Brendan Nyhan makes sense:
[T]he notion that periodic individual elections can create permanent changes in partisan alignments is not well-supported by the historical record, which looks far more messy and chaotic. As the Yale political scientist David Mayhew and others have shown, even the supposedly classic example of a realigning election — the 1896 election of William McKinley (Rove's favorite) — cannot withstand empirical scrutiny. It's hard to imagine why 2008 would have been any different.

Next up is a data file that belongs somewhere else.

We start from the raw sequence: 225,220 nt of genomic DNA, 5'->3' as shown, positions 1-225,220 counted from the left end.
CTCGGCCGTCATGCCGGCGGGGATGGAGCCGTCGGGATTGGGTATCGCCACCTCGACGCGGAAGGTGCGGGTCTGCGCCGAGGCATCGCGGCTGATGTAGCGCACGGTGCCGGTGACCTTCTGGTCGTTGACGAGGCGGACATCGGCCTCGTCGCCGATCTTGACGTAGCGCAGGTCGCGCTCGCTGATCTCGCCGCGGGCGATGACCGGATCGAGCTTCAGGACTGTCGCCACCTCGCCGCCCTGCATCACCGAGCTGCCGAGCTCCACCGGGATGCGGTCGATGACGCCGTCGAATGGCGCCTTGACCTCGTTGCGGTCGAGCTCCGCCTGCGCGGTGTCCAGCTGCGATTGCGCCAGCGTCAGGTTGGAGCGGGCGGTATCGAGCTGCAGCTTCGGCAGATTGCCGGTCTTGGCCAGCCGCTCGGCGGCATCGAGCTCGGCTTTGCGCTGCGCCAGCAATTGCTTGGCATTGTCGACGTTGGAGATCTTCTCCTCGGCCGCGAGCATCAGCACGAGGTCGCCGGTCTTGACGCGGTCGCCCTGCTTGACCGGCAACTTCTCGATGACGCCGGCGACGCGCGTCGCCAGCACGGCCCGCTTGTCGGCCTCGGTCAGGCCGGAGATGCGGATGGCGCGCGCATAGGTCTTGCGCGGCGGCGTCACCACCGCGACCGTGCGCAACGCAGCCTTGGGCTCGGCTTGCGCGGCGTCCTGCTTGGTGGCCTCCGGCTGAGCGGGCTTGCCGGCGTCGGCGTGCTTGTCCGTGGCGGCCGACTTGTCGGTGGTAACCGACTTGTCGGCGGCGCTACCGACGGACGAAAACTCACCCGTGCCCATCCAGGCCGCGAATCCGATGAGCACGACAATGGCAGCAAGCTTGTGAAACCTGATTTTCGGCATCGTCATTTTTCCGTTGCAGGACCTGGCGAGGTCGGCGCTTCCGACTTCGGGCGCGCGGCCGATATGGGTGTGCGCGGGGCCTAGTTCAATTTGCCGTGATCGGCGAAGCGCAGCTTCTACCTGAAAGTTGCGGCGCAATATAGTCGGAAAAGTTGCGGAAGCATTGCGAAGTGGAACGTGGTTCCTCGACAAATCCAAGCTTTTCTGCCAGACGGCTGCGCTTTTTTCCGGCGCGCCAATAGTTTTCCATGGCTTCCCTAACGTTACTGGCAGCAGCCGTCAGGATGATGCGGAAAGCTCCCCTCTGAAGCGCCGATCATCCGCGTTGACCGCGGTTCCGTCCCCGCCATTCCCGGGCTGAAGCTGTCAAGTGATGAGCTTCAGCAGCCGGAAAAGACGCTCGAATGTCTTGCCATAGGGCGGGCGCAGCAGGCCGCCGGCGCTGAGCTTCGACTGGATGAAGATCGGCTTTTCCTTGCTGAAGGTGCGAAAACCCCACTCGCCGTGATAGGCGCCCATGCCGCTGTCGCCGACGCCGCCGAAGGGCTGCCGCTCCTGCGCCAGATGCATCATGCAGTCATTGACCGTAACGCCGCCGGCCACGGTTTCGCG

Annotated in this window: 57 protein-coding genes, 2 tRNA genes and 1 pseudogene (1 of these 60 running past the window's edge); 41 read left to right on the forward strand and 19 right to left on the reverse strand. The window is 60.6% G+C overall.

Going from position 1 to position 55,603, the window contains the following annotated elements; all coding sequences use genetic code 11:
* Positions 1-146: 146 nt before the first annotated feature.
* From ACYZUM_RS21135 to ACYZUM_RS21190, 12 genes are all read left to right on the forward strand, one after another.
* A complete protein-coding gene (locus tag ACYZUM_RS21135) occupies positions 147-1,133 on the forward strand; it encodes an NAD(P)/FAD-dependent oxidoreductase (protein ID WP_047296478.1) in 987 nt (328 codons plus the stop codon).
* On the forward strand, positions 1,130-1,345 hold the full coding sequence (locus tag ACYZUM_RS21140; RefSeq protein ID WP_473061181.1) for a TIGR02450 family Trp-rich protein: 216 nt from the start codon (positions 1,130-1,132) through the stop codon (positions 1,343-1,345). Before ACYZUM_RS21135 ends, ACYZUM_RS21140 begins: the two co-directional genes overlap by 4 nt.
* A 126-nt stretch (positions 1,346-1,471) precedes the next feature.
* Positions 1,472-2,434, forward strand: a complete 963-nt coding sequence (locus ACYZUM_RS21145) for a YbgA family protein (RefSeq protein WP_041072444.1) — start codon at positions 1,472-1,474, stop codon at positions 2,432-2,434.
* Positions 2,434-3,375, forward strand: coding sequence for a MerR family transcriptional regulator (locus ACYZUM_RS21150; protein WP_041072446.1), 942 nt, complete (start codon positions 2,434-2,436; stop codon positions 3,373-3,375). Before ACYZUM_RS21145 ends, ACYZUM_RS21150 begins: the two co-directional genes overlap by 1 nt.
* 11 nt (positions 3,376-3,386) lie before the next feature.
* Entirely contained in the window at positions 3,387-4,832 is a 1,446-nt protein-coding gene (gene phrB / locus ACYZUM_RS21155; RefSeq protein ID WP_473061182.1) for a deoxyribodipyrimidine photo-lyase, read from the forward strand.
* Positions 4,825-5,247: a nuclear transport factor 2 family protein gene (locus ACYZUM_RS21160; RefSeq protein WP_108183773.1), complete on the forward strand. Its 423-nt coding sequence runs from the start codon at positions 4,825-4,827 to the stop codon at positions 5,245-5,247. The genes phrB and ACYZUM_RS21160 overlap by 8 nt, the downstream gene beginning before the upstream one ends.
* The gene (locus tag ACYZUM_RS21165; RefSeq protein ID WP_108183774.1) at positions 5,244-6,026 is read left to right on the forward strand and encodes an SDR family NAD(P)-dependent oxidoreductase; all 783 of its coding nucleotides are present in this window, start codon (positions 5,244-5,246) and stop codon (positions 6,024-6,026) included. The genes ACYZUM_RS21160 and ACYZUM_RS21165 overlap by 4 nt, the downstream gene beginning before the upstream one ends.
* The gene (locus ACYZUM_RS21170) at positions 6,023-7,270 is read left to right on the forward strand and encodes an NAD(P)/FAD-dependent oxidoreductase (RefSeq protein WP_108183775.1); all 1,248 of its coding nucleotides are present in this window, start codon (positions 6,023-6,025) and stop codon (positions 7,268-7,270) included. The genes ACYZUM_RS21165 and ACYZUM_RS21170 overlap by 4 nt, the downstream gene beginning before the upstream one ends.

Given this context, the fragility of Obama's majority should not be surprising. Indeed, it should be reassuring from a democratic perspective. The last two elections swept many Democrats into office who were relatively poor fits to their district. In some of those districts, the replacement of those Democrats with Republicans will create a better alignment between the views of voters and their representatives. In other districts, the person elected may not match the voters well and will face contested races in future challenge. In general, there is little reason to think that the pro-GOP shift will be any more permanent than Democrats' gains in 2006 and 2008.